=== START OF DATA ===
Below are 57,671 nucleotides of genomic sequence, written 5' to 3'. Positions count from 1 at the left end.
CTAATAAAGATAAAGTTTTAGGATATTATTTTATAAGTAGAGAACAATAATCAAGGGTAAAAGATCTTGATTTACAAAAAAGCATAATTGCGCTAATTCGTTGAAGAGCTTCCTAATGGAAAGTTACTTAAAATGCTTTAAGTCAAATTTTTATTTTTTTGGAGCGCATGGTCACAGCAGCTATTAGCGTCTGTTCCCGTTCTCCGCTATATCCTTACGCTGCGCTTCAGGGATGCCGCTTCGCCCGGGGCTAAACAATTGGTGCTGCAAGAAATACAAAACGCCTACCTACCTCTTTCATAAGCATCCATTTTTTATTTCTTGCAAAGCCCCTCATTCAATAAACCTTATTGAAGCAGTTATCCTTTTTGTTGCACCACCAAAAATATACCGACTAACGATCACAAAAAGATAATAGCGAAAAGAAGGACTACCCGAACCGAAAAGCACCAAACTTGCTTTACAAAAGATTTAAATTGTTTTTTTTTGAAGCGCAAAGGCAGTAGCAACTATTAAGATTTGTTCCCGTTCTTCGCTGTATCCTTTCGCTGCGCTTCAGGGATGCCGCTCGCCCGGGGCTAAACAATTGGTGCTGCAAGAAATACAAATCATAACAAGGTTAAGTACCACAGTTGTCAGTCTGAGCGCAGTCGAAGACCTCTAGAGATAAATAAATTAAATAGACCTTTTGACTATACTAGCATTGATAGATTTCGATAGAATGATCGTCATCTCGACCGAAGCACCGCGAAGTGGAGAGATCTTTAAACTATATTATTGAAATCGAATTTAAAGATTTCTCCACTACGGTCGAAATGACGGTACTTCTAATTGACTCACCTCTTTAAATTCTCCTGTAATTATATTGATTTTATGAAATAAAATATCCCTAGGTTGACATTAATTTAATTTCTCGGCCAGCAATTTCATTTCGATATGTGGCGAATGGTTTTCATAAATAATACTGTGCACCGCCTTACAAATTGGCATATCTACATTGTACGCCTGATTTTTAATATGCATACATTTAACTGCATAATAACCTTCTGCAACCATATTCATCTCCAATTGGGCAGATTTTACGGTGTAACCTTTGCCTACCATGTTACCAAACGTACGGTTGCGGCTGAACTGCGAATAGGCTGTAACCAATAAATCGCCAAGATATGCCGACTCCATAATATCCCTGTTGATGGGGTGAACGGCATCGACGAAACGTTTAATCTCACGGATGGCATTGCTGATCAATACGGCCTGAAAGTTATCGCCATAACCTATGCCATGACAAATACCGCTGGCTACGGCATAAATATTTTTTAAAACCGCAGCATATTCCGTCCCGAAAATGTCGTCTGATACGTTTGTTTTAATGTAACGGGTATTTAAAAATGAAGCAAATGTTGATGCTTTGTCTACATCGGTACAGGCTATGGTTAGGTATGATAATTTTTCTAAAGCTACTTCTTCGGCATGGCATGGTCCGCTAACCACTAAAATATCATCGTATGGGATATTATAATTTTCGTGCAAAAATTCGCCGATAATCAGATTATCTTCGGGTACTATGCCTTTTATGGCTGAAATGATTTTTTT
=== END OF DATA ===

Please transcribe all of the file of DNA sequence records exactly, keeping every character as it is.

Below are 57,671 nucleotides of genomic sequence, written 5' to 3'. Positions count from 1 at the left end.
CTAATAAAGATAAAGTTTTAGGATATTATTTTATAAGTAGAGAACAATAATCAAGGGTAAAAGATCTTGATTTACAAAAAAGCATAATTGCGCTAATTCGTTGAAGAGCTTCCTAATGGAAAGTTACTTAAAATGCTTTAAGTCAAATTTTTATTTTTTTGGAGCGCATGGTCACAGCAGCTATTAGCGTCTGTTCCCGTTCTCCGCTATATCCTTACGCTGCGCTTCAGGGATGCCGCTTCGCCCGGGGCTAAACAATTGGTGCTGCAAGAAATACAAAACGCCTACCTACCTCTTTCATAAGCATCCATTTTTTATTTCTTGCAAAGCCCCTCATTCAATAAACCTTATTGAAGCAGTTATCCTTTTTGTTGCACCACCAAAAATATACCGACTAACGATCACAAAAAGATAATAGCGAAAAGAAGGACTACCCGAACCGAAAAGCACCAAACTTGCTTTACAAAAGATTTAAATTGTTTTTTTTTGAAGCGCAAAGGCAGTAGCAACTATTAAGATTTGTTCCCGTTCTTCGCTGTATCCTTTCGCTGCGCTTCAGGGATGCCGCTCGCCCGGGGCTAAACAATTGGTGCTGCAAGAAATACAAATCATAACAAGGTTAAGTACCACAGTTGTCAGTCTGAGCGCAGTCGAAGACCTCTAGAGATAAATAAATTAAATAGACCTTTTGACTATACTAGCATTGATAGATTTCGATAGAATGATCGTCATCTCGACCGAAGCACCGCGAAGTGGAGAGATCTTTAAACTATATTATTGAAATCGAATTTAAAGATTTCTCCACTACGGTCGAAATGACGGTACTTCTAATTGACTCACCTCTTTAAATTCTCCTGTAATTATATTGATTTTATGAAATAAAATATCCCTAGGTTGACATTAATTTAATTTCTCGGCCAGCAATTTCATTTCGATATGTGGCGAATGGTTTTCATAAATAATACTGTGCACCGCCTTACAAATTGGCATATCTACATTGTACGCCTGATTTTTAATATGCATACATTTAACTGCATAATAACCTTCTGCAACCATATTCATCTCCAATTGGGCAGATTTTACGGTGTAACCTTTGCCTACCATGTTACCAAACGTACGGTTGCGGCTGAACTGCGAATAGGCTGTAACCAATAAATCGCCAAGATATGCCGACTCCATAATATCCCTGTTGATGGGGTGAACGGCATCGACGAAACGTTTAATCTCACGGATGGCATTGCTGATCAATACGGCCTGAAAGTTATCGCCATAACCTATGCCATGACAAATACCGCTGGCTACGGCATAAATATTTTTTAAAACCGCAGCATATTCCGTCCCGAAAATGTCGTCTGATACGTTTGTTTTAATGTAACGGGTATTTAAAAATGAAGCAAATGTTGATGCTTTGTCTACATCGGTACAGGCTATGGTTAGGTATGATAATTTTTCTAAAGCTACTTCTTCGGCATGGCATGGTCCGCTAACCACTAAAATATCATCGTATGGGATATTATAATTTTCGTGCAAAAATTCGCCGATAATCAGATTATCTTCGGGTACTATGCCTTTTATGGCTGAAATGATTTTTTT